# Thread: Limit of complex function

1. ## Limit of complex function

Hi,

Can someone explain how to evaluate:

$\lim_{\Re (z)\to-\infty} \left|\frac{1+\frac{1}{2}z}{1-\frac{1}{2}z}\right|$

Would I need L'Hopital's rule?

2. Originally Posted by scorpion007
Hi,

Can someone explain how to evaluate:

$\lim_{\Re (z)\to-\infty} \left|\frac{1+\frac{1}{2}z}{1-\frac{1}{2}z}\right|$

Would I need L'Hopital's rule?
I assume the imaginary part of z is remaining finite .....? $\lim_{x \rightarrow - \infty} \left| \frac{1 + \frac{1}{2} x + i \frac{1}{2} y}{1 - \frac{1}{2} x - i \frac{1}{2} y} \right| = \lim_{x \rightarrow - \infty} \left| \frac{\frac{1}{x} + \frac{1}{2} + i \frac{y}{2x}}{\frac{1}{x} - \frac{1}{2} - i \frac{y}{2x}}\right|$

3. Yes, I believe the Im(z) remains finite. I'm basically trying to understand how Wikipedia found the limit on this page: Stiff equation - Wikipedia, the free encyclopedia , section "Example: The Euler and trapezoidal methods".

So, about what you did: I assume $y$ is the imaginary part of z? Where did the $i$ vanish to?

But from what you did, it looks like the limit becomes: (since the other terms vanish).

$\lim_{x\to -\infty} \left|\frac{ +\frac{1}{2} }{- \frac{1}{2} }\right| = |-1| = 1$.

Which is what wikipedia got, but is my working right?

4. Originally Posted by scorpion007
Yes, I believe the Im(z) remains finite. I'm basically trying to understand how Wikipedia found the limit on this page: Stiff equation - Wikipedia, the free encyclopedia , section "Example: The Euler and trapezoidal methods".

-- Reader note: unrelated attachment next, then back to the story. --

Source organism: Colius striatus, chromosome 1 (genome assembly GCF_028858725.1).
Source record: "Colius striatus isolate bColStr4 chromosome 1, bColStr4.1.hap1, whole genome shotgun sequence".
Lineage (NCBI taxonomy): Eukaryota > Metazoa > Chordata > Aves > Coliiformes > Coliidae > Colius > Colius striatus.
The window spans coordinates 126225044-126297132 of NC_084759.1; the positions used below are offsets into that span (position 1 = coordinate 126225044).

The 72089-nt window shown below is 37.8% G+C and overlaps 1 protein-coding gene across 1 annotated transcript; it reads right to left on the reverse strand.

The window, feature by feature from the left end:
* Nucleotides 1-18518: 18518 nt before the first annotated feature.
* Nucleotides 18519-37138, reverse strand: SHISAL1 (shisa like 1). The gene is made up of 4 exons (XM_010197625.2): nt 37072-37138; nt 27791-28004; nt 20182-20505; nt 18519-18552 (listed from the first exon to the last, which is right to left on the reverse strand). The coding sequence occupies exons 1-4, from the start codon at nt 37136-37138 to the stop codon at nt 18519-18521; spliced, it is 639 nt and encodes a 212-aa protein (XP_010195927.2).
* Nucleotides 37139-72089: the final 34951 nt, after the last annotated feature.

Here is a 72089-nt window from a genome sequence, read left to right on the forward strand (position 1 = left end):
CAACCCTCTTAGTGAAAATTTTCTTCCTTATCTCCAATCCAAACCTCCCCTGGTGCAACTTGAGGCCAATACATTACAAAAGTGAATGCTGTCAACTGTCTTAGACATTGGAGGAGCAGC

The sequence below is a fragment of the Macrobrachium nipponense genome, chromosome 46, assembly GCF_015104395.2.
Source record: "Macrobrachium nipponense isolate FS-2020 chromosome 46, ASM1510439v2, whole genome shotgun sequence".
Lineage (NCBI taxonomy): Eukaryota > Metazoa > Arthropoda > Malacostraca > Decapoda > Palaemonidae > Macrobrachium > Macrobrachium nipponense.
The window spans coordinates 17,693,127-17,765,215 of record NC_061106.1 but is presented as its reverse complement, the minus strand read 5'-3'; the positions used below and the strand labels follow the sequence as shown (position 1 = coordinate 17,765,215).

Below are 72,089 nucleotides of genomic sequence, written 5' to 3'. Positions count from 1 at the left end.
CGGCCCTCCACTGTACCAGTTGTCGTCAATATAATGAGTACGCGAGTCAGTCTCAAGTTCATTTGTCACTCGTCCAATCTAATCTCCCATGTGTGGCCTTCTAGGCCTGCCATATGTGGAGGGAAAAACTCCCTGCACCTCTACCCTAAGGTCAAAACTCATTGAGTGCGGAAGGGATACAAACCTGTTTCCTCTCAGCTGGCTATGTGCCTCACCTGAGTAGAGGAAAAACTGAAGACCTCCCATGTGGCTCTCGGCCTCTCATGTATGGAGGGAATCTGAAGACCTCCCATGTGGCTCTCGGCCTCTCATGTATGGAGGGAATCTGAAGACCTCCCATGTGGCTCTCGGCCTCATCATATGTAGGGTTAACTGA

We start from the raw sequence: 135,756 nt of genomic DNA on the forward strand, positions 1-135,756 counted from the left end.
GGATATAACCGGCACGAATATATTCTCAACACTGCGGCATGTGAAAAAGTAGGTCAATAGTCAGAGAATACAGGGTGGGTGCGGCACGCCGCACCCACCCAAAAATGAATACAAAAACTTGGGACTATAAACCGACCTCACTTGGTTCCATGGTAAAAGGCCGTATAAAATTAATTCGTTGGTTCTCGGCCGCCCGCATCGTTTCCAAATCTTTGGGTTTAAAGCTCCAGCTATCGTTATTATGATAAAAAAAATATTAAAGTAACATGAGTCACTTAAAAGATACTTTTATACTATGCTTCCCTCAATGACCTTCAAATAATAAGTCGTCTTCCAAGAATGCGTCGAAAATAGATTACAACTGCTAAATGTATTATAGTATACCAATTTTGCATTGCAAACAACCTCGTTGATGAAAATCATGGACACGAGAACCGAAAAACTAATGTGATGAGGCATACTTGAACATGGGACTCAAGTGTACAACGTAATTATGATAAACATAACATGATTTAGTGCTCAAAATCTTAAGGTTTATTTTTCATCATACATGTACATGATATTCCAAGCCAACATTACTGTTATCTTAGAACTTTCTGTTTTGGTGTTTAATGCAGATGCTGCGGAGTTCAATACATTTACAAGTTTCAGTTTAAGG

So, about what you did: I assume $y$ is the imaginary part of z? Where did the $i$ vanish to?

But from what you did, it looks like the limit becomes: (since the other terms vanish).

$\lim_{x\to -\infty} \left|\frac{ +\frac{1}{2} }{- \frac{1}{2} }\right| = |-1| = 1$.

Which is what wikipedia got, but is my working right?
Well you know what they say, it's all fun amd laughter until someone loses an i ..... I made a typo which I've since fxed. What you have looks fne.

5. Originally Posted by scorpion007
Hi,

Can someone explain how to evaluate:

$\lim_{\Re (z)\to-\infty} \left|\frac{1+\frac{1}{2}z}{1-\frac{1}{2}z}\right|$

Would I need L'Hopital's rule?
I think it's much easier: put z = x + iy, so [1 +(1/2)z]/[1 - (1/2)z] = [2 + x + iy]/[2 - x - iy] = 1 + 2[x +iy]/[2 - x - iy] --> 1 + 2*(-1) = -1 when x = Re(z) --> -oo

By the way, the same result we get when Re(z) --> oo

Tonio

6. tonio, thanks for the comment, but I don't quite understand how you got from:

$\frac{2 + x + iy}{2 - x - iy} = 1 + \frac{2(x +iy)}{2 - x - iy}$

(even though they are indeed equal)

and then got 1 + 2*(-1) = -1 when x = Re(z) --> -oo

7. Originally Posted by scorpion007
tonio, thanks for the comment, but I don't quite understand how you got from:

$\frac{2 + x + iy}{2 - x - iy} = 1 + \frac{2(x +iy)}{2 - x - iy}$

(even though they are indeed equal)

and then got 1 + 2*(-1) = -1 when x = Re(z) --> -oo
$\frac{2 + x + iy}{2 - x - iy} = \frac{(2 - x - iy) + 2x + 2iy}{2 - x - iy} = \frac{(2 - x - iy)}{2 - x - iy} + \frac{2x + 2iy}{2 - x - iy}$

8. Originally Posted by scorpion007
tonio, thanks for the comment, but I don't quite understand how you got from:

$\frac{2 + x + iy}{2 - x - iy} = 1 + \frac{2(x +iy)}{2 - x - iy}$

(even though they are indeed equal)

and then got 1 + 2*(-1) = -1 when x = Re(z) --> -oo

it's a basic algebra thing: if we have a quotient Q/P, where Q, P are polynomials on some unknow t of the same degree (on t), then we can always write Q/P = 1 - Q'/P, for some pol. in t of degree at most deg(Q)

After that all is simple limits: as it is x --> -oo all the rest is taken as constants, and thus (x + constant)/(-x + constant) --> -1

Tonio